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red revival Manchester United's five-point plan to get their confidence back up to speed


Ralf Rangnick needs to help Harry Maguire rebuild his confidence. Photo: Getty Images

Ralf Rangnick needs to help Harry Maguire rebuild his confidence. Photo: Getty Images

Ralf Rangnick needs to help Harry Maguire rebuild his confidence. Photo: Getty Images

1. Address Maguire’s form and keep Varane fit

Harry Maguire missed Sunday’s 1-1 draw at Chelsea through suspension after his sending-off against Watford marked a new low in a calamitous five weeks for the Manchester United captain. There were signs of improvement in the midweek Champions League win over Villarreal and Ralf Rangnick will need to restore Maguire’s confidence ahead of a hectic period as he eyes a top-four Premier League finish and European qualification.

Raphael Varane has missed all but two of United’s past nine matches during this woeful run and his absence has been keenly felt. The Frenchman is due back soon and Rangnick, who has long prided himself on a strong injury prevention record, will hope to keep his best centre-half fit for the remainder of the campaign.

After the 2018-’19 season with RB Leipzig, Rangnick said: “In top-class football it’s about avoiding injuries and about precautionary treatments so that injuries don’t happen at all.

“In the last three weeks of our season, after 56 competitive games, we didn’t have a single injured player. This was due to the massive job all our physios and the whole medical department had done.”

2. Reinvigorate Solskjaer outcasts

Despite Solskjaer’s demands for a big squad, his reluctance to rotate, even as results and performances nosedived, bred resentment among players who were under the firm impression last summer that they would get more playing time. Donny van de Beek, Jesse Lingard, Anthony Martial and Eric Bailly are among those who will now hope for more opportunities.

3. Maximise Sancho, Greenwood and Rashford

United have three of England’s most exciting attacking talents in Jadon Sancho, Mason Greenwood and Marcus Rashford but they were all stagnating under Solskjaer. Having been well schooled in pressing football by Borussia Dortmund and the patterned play of Manchester City before that, Sancho should be the obvious beneficiary of Rangnick’s structured approach and he will inherit a player who has flickered into life with two goals in as many games over the past week.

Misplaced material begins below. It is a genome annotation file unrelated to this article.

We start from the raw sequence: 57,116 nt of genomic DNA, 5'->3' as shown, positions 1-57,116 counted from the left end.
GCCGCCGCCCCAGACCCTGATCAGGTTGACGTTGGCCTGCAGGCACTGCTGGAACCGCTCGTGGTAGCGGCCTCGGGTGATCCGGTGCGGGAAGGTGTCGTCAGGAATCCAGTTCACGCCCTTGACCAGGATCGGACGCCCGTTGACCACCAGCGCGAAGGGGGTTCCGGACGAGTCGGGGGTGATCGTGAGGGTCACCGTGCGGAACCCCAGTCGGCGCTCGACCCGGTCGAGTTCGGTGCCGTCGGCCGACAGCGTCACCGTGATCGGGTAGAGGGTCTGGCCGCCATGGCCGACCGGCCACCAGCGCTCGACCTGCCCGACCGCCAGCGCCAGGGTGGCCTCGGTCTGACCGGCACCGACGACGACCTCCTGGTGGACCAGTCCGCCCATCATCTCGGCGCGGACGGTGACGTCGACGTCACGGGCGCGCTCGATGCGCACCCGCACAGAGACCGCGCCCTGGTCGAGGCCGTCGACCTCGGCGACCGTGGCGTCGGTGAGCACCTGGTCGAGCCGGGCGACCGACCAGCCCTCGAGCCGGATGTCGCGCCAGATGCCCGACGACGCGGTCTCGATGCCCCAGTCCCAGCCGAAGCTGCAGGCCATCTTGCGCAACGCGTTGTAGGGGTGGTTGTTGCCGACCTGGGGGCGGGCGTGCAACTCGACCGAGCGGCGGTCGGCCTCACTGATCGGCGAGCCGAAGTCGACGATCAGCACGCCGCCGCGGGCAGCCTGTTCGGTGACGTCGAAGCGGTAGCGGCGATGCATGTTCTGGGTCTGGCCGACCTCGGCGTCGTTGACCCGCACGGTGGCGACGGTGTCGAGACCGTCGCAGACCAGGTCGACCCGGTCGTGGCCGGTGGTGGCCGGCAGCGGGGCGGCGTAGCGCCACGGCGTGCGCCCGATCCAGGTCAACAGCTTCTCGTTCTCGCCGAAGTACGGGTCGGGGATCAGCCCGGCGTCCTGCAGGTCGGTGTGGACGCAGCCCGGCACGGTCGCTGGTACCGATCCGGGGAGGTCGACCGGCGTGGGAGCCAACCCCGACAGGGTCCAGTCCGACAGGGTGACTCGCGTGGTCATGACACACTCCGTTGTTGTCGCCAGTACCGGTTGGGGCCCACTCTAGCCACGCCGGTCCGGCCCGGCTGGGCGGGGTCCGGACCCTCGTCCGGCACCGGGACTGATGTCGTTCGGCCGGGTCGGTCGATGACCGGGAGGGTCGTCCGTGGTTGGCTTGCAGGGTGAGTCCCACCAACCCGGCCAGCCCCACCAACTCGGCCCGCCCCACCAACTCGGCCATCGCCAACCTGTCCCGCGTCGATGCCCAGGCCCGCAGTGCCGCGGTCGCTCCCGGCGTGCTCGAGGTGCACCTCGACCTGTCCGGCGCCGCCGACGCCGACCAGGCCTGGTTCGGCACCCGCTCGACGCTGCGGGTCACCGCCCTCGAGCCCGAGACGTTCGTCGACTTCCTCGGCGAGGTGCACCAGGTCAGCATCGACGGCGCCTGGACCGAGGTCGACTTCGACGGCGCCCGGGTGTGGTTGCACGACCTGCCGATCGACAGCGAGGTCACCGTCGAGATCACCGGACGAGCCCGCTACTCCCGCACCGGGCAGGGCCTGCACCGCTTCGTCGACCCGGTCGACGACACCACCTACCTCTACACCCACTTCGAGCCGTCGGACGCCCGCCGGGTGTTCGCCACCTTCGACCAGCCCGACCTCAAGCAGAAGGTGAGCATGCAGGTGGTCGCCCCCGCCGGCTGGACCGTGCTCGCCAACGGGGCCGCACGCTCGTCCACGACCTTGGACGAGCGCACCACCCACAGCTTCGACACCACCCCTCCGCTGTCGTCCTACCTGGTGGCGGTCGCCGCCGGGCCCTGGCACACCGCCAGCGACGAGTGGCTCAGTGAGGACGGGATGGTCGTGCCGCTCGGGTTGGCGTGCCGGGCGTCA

Rashford has, for some time, looked in need of a coach who can maximise his pace and power and smooth his rough edges, Greenwood the direction and discipline to help unlock his extraordinary potential.

4. Harness Ronaldo’s talents

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Michael Carrick’s decision to drop Cristiano Ronaldo against Chelsea has only intensified the debate about how Rangnick, a staunch advocate of a high-energy, intense pressing game, plans to accommodate the Portuguese, even if Sunday’s omission had nothing to do with the new interim manager.

At 36, Ronaldo cannot play every match but any omission is likely to generate headlines given his standing in the game, goal output (10 in his first 15 matches) and the pressure to play a man signed on a £40 million annual contract.

Solskjaer never established a cohesive framework that allowed Ronaldo to flourish while giving United a platform to defend and attack and Rangnick will be tasked with finding a swift solution.

5. Decide on his staff

Rangnick is expected to bring a small number of staff with him, although Lars Kornetka will not be joining him as the video analyst has replaced him as head of sports and development at Lokomotiv Moscow.

Rangnick will review the credentials of Carrick and the army of other staff, although they are expected to stay for now.

Carrick has done a solid job of steadying the ship but it remains to be seen if Rangnick is happy working with such a large backroom team. Carrick sidestepped the question on Friday when asked whether the plan was for him and the others to continue under Rangnick. Mike Phelan, Solskjaer’s No 2, and Martyn Pert, an assistant coach, would appear the most vulnerable to any changes down the line.

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